A nine-time felon was arrested again, this time for allegedly threatening to bash in the head of a 16-year-old girl who was headed home from school on the train on Feb. 21, according to CWB Chicago.
Lijah Graham was arrested for aggravated battery just two months after getting out of prison for a similar crime, CWB Chicago reported. Graham has an extensive criminal record, including a previous charge for unlawful restraint that required him to register as a violent offender.
On Feb. 21, a 16-year-old girl was on the L-stop platform on her way home from school when Graham allegedly exited his train and began yelling at her. He allegedly then struck the girl on the shoulder and threatened to “bash her head in,” CBS Chicago reports. She was able to get away from him by hopping on the train, and police arrested Graham this week for aggravated battery of a transit passenger and failure to register as a convicted violent offender, according to CWB Chicago.
This is hardly Graham’s first arrest. In 2020 he was arrested for beating and robbing someone who was trying to advocate on behalf of a homeless man. The victim was continuously beaten and kicked in the face until Graham and an accomplice dragged him across the train and robbed him, according to CWB Chicago.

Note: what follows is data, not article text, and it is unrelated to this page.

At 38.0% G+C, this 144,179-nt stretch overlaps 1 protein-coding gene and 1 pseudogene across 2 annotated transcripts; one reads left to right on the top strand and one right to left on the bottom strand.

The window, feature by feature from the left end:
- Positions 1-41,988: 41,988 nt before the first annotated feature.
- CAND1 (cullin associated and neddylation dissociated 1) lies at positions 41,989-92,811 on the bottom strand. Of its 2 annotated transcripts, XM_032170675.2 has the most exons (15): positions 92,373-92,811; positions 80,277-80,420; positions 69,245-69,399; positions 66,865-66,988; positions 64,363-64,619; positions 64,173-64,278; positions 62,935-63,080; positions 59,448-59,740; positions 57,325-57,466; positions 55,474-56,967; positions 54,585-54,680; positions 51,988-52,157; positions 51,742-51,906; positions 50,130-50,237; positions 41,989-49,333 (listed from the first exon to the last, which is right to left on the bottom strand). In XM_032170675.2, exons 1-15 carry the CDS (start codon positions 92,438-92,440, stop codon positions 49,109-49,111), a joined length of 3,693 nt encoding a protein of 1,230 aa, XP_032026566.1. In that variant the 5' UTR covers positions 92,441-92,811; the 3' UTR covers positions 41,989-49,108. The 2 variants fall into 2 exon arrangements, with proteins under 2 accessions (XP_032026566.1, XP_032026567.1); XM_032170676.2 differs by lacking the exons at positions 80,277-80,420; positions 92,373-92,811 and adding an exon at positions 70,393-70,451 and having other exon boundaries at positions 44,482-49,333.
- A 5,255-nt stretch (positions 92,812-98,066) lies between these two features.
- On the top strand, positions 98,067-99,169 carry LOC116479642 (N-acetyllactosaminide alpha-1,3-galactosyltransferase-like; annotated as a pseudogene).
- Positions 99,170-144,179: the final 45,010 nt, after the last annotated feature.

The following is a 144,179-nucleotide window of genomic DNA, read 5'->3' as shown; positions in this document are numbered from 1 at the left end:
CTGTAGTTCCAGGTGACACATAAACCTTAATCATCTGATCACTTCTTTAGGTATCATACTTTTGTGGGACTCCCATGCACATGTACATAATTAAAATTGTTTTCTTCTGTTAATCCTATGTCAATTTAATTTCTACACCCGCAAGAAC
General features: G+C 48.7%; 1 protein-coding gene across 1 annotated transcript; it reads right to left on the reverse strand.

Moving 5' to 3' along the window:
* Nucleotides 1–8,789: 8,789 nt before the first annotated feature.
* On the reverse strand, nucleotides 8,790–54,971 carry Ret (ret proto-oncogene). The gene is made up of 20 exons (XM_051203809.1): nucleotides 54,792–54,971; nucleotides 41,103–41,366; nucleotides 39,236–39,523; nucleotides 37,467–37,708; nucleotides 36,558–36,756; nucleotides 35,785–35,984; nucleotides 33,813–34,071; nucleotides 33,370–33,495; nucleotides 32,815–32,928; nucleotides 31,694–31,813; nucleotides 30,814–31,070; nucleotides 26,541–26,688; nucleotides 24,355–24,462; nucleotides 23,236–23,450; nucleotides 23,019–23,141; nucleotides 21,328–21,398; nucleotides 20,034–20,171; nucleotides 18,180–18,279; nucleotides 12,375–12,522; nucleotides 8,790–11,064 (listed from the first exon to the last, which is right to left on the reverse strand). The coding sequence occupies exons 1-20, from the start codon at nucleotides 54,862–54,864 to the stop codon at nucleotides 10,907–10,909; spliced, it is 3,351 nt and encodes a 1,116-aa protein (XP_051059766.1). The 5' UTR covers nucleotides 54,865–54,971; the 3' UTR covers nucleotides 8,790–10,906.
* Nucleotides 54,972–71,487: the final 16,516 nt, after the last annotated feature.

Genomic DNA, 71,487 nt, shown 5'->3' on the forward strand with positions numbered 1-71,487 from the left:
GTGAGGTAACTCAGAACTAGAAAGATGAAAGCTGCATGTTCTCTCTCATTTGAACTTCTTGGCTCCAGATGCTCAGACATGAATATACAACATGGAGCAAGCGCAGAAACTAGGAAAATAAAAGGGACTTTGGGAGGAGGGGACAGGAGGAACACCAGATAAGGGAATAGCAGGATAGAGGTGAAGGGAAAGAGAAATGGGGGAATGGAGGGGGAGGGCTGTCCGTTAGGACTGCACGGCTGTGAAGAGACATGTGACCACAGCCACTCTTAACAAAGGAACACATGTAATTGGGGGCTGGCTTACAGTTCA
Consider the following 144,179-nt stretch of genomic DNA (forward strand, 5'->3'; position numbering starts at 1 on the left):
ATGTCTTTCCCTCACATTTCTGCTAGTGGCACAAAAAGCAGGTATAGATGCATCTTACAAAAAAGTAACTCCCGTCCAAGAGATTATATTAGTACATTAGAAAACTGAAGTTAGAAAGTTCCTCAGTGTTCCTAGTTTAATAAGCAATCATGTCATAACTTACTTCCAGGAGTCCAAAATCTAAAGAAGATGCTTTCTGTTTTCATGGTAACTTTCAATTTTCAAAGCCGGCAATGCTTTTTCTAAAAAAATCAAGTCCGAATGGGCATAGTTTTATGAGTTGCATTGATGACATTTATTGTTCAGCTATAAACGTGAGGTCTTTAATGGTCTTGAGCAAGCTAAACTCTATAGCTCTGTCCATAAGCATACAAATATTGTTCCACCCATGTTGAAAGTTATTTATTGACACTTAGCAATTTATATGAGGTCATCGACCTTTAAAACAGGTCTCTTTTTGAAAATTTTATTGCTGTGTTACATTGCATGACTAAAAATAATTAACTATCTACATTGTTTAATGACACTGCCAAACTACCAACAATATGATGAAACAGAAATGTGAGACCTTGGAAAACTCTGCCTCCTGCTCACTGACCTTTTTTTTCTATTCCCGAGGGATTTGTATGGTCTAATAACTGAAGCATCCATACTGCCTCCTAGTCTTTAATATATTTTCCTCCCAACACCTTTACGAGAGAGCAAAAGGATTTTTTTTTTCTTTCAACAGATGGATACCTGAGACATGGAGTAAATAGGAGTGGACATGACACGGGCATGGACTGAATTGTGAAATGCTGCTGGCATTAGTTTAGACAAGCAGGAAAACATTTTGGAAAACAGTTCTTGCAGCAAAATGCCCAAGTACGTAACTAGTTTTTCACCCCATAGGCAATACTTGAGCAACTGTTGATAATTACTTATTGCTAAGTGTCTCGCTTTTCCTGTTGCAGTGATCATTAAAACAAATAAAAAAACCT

Graham was sentenced to five years for aggravated battery after the 2020 incident on the train, but he was released on Dec. 23 after serving less than half of the sentence, according to the Illinois Department of Corrections.
During his 2020 bail hearing, Graham was deemed a 12-time convicted felon with 15 misdemeanor convictions, but prosecutors this week said he only had nine previous felony convictions. Graham failed to show up to court over 30 times, CBS Chicago reported.
He also failed to register as a violent offender against children, which he was required to do after a 2013 unlawful restraint conviction. In addition to unlawful restraint and aggravated battery, Graham has also been charged with five narcotics offenses, according to data from the Illinois Department of Corrections.
The judge in the most recent case ordered a $50,000 D-bond, meaning he must post $5,000, wear electronic monitoring if released and has been ordered to not commit any crimes on public transit or face being returned to jail, CBS Chicago reported.
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